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needful comfort within their reach. But then there is nothing wasted, -no money spent at the alehouse or the gin-shop. The writer of the “Original ” was well acquainted with the state of the London poor, and his account of many of them is unhappily too true: we trust that there are very few of our village readers whom this description would suit.

“ The greatest evils, perhaps, under which the lower classes labour, arise from ignorance of domestic economy. It is certainly below the mark to say that, on an average, labourers' families might live much better than they now do for one-third less expense. Waste and discomfort are but too often the chief characteristics of their management; the bitter consequences of which are, strife, sickness, debt, misery, recklessness, and crime. Their purchases are often bad in quality, small in quantity, and high in price; their meals wasteful and uuwholesome; their clothes neglected, and every thing about them without any plan or method. The unthrifty, uncomfortable condition of the labouring classes depends greatly upon the mode of their education, so far as they have any. There is no class of persons to whom domestic comfort is of so much importance as to those who have to earn their livelihood by hard labour ; and there is no greater contrast than that between a well-ordered and a cheerless home. In the one case, when the husband returns from work, he finds a kindly welcome, a cheerful fire, quiet children, as good a meal as his means will allow, ready prepared, every want and every habit attended to, an universal neatness, and everything in its place. The other case is the reverse of all this; and in addition, perhaps, the wife is absent, or intoxicated, and some article taken to the pawnbroker's to furnish the means of indulgence; angry words follow, and then blows. The husband flies to the public-house, where a welcome awaits him; his wife breaks in upon him, and at last, for peace, is invited to partake of his enjoyments, which, on such occasions, ever end in excess and crime, and bring the family to the parish. Women, brought up in ignorance of comfort, of course are careless of the means of providing for it. They are heedless how they marry, and when married, never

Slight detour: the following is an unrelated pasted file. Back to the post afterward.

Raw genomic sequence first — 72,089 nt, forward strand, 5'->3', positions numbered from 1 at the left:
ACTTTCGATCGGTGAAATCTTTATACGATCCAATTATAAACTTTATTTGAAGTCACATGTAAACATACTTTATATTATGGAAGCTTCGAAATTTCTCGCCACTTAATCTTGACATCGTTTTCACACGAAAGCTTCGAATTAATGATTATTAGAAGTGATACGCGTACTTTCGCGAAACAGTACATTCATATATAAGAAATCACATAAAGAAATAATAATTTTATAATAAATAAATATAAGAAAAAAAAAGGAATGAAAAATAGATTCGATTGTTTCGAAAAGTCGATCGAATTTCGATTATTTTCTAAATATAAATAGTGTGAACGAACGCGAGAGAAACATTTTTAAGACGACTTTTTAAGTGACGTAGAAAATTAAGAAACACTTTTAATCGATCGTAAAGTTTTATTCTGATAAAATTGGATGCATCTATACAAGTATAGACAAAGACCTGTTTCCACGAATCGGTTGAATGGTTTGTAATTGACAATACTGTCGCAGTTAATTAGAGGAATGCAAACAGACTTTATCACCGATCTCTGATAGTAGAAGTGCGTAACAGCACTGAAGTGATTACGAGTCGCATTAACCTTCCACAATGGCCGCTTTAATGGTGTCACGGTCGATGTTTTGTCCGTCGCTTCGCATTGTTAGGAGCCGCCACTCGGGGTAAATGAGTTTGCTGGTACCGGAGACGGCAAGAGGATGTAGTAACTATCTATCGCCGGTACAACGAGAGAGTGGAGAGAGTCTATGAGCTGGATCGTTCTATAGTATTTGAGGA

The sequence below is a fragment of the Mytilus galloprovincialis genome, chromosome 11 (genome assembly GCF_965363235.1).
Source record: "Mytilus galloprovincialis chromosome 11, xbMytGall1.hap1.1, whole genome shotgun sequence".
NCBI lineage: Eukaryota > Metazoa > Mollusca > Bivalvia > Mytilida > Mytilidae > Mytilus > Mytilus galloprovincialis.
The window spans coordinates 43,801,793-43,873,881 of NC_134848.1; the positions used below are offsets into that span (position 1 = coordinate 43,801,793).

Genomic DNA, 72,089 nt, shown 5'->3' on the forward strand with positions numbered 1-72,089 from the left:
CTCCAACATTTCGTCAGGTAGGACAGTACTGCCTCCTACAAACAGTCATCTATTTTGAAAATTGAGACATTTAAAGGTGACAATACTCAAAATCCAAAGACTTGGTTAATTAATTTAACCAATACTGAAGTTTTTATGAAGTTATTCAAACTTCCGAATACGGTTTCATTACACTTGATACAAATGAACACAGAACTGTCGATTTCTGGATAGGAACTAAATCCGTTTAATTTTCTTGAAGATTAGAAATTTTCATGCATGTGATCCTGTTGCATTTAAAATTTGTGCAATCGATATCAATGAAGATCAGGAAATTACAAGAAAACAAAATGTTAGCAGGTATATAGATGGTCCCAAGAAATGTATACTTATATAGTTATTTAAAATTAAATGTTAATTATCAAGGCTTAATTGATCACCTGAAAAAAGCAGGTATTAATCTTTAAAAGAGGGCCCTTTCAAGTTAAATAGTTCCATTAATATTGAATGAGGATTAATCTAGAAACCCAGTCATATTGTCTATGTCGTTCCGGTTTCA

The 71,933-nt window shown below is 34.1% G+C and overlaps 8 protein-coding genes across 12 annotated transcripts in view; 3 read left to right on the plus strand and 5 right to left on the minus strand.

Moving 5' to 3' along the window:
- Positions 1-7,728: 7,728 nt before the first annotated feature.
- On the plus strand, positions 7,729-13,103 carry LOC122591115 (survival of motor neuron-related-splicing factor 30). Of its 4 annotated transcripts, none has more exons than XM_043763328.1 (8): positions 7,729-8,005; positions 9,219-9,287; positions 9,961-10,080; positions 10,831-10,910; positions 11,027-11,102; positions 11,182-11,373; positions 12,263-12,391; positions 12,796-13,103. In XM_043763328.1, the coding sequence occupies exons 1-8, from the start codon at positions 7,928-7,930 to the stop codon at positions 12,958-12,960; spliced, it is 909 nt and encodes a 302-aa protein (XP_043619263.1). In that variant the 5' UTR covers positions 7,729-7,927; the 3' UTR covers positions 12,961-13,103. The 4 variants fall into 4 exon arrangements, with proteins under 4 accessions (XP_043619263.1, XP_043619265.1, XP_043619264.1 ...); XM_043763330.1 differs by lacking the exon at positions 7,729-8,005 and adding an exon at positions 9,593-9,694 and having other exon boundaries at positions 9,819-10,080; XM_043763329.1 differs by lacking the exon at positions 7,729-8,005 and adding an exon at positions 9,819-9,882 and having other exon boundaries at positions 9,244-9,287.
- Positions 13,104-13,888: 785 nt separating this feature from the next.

think of the duties of their situation. A greater degree of self-dependence is especially to be desired among the labouring classes, which can only be produced by a greater degree of prudence; and there is nothing so likely to produce prudence as the cultivation of domestic economy, because, without foresight, there can be little or no comfort. The power which the lower orders possess, of living from hand to mouth, frequently tends to their ruin, by preventing the necessity of providing beforehand; and there is, perhaps, nothing which is more injurious to their interests than being able to make their marketings on Sunday mornings. They must have a strange idea of what an English labourer ought to be, who think him incapable of sufficient prudence to have one week's wages in store. Considering how powerful by nature is female influence, there can be no one mode so sure of increasing the stock of human happiness and human virtue, as a quiet perseverance on the part of women in studying to promote the comforts of home. There is, on the part of the upper classes, a general desire to attend to the interests of those below them, though the means pursued are frequently the reverse of judicious. I believe there is no way in which the labouring class can be so effectually served as by instructing them in the arts of domestic economy, because a well-ordered home is the best security for good order in everything else. To those who take an interest in schools, and generally in the training of children and young people, I would suggest the idea of introducing a sort of exercise in domestic economy, and of affording every facility and encouragement for its practice. In my intercouse with the labouring classes, what I have observed they seem most to want to learn is, to market, and make purchases on the most advantageous terms; to apply the art of cookery to preparing food in an economical, wholesome, and palatable manner; in the country, to brew and bake; to light a fire expeditiously and economically; to keep up a fire economically; to make a fire expeditiously'; to set out a table neatly and quickly; to clear away expeditiously; to cut out, make,